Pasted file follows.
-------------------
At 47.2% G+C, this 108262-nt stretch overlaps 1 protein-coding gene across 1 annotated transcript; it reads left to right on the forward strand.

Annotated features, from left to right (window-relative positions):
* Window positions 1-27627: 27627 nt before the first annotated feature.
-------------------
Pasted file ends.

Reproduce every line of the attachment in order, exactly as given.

At 47.2% G+C, this 108262-nt stretch overlaps 1 protein-coding gene across 1 annotated transcript; it reads left to right on the forward strand.

Annotated features, from left to right (window-relative positions):
* Window positions 1-27627: 27627 nt before the first annotated feature.